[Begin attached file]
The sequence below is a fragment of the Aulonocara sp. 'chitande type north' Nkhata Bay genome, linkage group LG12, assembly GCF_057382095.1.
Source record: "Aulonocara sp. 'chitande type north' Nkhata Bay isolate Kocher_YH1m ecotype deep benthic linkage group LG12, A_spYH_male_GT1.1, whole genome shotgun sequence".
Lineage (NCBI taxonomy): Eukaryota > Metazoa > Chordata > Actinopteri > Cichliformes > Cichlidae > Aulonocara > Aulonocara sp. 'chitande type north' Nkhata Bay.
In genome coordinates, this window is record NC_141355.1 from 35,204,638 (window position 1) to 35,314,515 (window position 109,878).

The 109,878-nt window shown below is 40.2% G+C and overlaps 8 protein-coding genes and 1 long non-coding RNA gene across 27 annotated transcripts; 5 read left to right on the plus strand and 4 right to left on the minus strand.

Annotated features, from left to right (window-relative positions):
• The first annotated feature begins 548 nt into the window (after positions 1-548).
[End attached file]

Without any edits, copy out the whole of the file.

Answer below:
The sequence below is a fragment of the Aulonocara sp. 'chitande type north' Nkhata Bay genome, linkage group LG12, assembly GCF_057382095.1.
Source record: "Aulonocara sp. 'chitande type north' Nkhata Bay isolate Kocher_YH1m ecotype deep benthic linkage group LG12, A_spYH_male_GT1.1, whole genome shotgun sequence".
Lineage (NCBI taxonomy): Eukaryota > Metazoa > Chordata > Actinopteri > Cichliformes > Cichlidae > Aulonocara > Aulonocara sp. 'chitande type north' Nkhata Bay.
In genome coordinates, this window is record NC_141355.1 from 35,204,638 (window position 1) to 35,314,515 (window position 109,878).

The 109,878-nt window shown below is 40.2% G+C and overlaps 8 protein-coding genes and 1 long non-coding RNA gene across 27 annotated transcripts; 5 read left to right on the plus strand and 4 right to left on the minus strand.

Annotated features, from left to right (window-relative positions):
• The first annotated feature begins 548 nt into the window (after positions 1-548).